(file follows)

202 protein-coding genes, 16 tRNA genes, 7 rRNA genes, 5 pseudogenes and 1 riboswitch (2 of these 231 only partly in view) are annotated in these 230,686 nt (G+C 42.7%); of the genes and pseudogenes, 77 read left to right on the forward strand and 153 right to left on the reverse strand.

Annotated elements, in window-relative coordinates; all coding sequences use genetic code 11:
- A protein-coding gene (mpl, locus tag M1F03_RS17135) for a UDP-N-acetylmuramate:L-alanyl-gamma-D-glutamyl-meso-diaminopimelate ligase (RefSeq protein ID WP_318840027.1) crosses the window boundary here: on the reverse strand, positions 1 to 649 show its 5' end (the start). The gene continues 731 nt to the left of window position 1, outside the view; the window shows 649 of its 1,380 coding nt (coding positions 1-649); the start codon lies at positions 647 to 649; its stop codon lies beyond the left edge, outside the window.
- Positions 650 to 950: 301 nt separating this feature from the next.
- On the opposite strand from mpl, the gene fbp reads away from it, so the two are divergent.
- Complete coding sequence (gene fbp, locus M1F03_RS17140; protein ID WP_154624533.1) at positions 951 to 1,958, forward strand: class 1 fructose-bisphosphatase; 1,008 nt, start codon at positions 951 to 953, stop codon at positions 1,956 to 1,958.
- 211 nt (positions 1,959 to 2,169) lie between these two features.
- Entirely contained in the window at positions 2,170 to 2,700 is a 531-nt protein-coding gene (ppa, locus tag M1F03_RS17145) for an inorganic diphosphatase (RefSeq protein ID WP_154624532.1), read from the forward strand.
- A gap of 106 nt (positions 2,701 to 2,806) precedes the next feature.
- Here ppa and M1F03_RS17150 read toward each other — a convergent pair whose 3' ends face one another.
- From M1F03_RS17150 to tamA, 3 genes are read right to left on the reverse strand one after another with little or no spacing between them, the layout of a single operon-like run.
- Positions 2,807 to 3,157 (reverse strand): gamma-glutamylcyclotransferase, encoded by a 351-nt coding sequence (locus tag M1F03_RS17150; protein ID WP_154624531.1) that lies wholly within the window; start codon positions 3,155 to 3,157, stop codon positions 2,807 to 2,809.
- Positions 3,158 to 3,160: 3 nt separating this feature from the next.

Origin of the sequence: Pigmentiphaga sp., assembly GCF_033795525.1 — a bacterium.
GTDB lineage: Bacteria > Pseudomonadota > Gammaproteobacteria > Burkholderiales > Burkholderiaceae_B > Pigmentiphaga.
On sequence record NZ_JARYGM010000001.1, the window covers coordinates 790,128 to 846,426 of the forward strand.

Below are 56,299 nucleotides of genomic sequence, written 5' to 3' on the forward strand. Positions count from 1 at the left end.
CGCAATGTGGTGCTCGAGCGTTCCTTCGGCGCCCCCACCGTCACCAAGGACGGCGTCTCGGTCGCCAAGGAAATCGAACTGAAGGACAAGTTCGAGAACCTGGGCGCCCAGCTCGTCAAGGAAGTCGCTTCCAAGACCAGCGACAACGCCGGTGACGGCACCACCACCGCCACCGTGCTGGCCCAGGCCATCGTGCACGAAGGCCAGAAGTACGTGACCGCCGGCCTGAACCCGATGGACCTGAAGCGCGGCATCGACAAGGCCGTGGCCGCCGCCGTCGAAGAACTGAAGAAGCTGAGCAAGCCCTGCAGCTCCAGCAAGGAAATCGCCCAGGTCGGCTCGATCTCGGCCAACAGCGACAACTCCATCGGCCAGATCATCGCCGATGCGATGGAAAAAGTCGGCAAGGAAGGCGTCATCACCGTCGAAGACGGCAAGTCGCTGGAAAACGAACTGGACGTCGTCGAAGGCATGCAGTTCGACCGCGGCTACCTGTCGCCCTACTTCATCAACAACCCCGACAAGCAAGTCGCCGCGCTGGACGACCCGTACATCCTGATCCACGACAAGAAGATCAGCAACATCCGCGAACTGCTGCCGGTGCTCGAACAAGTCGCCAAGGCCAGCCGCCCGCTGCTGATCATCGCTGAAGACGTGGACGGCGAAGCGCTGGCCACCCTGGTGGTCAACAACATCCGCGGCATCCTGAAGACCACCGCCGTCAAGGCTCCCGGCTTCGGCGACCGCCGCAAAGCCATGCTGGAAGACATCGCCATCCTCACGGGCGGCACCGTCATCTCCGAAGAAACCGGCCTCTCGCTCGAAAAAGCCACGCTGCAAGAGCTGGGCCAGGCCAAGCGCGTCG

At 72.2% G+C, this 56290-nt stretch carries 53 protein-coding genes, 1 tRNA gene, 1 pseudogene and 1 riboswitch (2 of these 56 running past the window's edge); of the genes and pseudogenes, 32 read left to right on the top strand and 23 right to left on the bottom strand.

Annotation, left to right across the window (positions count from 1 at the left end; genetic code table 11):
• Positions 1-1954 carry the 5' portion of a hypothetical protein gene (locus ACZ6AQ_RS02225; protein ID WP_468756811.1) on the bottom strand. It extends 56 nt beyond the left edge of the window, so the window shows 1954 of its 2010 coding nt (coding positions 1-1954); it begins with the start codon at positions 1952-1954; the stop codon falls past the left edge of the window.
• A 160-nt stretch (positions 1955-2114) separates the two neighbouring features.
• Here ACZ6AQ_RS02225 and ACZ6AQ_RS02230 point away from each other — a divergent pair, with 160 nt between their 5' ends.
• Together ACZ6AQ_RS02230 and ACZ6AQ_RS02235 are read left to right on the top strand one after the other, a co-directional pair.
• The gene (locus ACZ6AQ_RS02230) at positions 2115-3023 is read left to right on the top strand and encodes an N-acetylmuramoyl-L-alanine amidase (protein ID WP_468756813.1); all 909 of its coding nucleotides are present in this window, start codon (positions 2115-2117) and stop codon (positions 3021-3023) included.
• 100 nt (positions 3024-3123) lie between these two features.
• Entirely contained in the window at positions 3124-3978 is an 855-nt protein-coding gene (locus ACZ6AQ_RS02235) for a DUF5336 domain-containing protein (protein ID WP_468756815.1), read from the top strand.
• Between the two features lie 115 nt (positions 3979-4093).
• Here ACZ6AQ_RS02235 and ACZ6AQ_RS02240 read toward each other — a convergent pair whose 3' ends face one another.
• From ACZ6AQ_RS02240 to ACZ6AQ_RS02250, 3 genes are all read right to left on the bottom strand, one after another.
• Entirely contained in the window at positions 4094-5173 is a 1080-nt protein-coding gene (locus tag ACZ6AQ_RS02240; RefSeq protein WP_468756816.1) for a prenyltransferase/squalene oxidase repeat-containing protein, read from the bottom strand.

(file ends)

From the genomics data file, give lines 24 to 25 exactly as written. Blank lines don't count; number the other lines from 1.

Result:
• Together ACZ6AQ_RS02230 and ACZ6AQ_RS02235 are read left to right on the top strand one after the other, a co-directional pair.
• The gene (locus ACZ6AQ_RS02230) at positions 2115-3023 is read left to right on the top strand and encodes an N-acetylmuramoyl-L-alanine amidase (protein ID WP_468756813.1); all 909 of its coding nucleotides are present in this window, start codon (positions 2115-2117) and stop codon (positions 3021-3023) included.